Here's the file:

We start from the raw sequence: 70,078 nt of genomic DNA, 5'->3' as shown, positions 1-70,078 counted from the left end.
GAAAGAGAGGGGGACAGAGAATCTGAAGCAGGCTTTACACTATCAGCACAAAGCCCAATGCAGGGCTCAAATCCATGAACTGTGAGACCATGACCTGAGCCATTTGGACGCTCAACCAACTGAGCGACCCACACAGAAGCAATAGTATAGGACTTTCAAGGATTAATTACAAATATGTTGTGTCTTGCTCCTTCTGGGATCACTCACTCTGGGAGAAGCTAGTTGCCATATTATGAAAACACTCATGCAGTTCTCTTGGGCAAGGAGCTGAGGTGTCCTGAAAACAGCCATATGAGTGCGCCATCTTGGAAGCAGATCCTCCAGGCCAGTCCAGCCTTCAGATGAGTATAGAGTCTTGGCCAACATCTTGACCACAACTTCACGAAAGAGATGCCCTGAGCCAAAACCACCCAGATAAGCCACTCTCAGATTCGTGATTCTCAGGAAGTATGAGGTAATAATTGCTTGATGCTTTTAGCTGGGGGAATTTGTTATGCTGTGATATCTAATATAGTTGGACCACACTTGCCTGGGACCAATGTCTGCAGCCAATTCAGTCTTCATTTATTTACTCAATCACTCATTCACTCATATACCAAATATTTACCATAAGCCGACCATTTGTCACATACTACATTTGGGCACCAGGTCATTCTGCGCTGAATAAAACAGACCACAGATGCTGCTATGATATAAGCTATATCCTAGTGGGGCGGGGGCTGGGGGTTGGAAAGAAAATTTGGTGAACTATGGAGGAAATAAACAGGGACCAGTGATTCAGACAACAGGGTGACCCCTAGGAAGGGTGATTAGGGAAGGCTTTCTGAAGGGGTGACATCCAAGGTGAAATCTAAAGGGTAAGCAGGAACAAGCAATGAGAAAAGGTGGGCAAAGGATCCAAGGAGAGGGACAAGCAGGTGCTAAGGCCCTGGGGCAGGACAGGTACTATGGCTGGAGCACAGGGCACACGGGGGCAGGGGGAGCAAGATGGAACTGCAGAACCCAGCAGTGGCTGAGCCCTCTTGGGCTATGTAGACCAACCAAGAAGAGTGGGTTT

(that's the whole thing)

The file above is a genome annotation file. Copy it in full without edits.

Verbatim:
We start from the raw sequence: 70,078 nt of genomic DNA, 5'->3' as shown, positions 1-70,078 counted from the left end.
GAAAGAGAGGGGGACAGAGAATCTGAAGCAGGCTTTACACTATCAGCACAAAGCCCAATGCAGGGCTCAAATCCATGAACTGTGAGACCATGACCTGAGCCATTTGGACGCTCAACCAACTGAGCGACCCACACAGAAGCAATAGTATAGGACTTTCAAGGATTAATTACAAATATGTTGTGTCTTGCTCCTTCTGGGATCACTCACTCTGGGAGAAGCTAGTTGCCATATTATGAAAACACTCATGCAGTTCTCTTGGGCAAGGAGCTGAGGTGTCCTGAAAACAGCCATATGAGTGCGCCATCTTGGAAGCAGATCCTCCAGGCCAGTCCAGCCTTCAGATGAGTATAGAGTCTTGGCCAACATCTTGACCACAACTTCACGAAAGAGATGCCCTGAGCCAAAACCACCCAGATAAGCCACTCTCAGATTCGTGATTCTCAGGAAGTATGAGGTAATAATTGCTTGATGCTTTTAGCTGGGGGAATTTGTTATGCTGTGATATCTAATATAGTTGGACCACACTTGCCTGGGACCAATGTCTGCAGCCAATTCAGTCTTCATTTATTTACTCAATCACTCATTCACTCATATACCAAATATTTACCATAAGCCGACCATTTGTCACATACTACATTTGGGCACCAGGTCATTCTGCGCTGAATAAAACAGACCACAGATGCTGCTATGATATAAGCTATATCCTAGTGGGGCGGGGGCTGGGGGTTGGAAAGAAAATTTGGTGAACTATGGAGGAAATAAACAGGGACCAGTGATTCAGACAACAGGGTGACCCCTAGGAAGGGTGATTAGGGAAGGCTTTCTGAAGGGGTGACATCCAAGGTGAAATCTAAAGGGTAAGCAGGAACAAGCAATGAGAAAAGGTGGGCAAAGGATCCAAGGAGAGGGACAAGCAGGTGCTAAGGCCCTGGGGCAGGACAGGTACTATGGCTGGAGCACAGGGCACACGGGGGCAGGGGGAGCAAGATGGAACTGCAGAACCCAGCAGTGGCTGAGCCCTCTTGGGCTATGTAGACCAACCAAGAAGAGTGGGTTT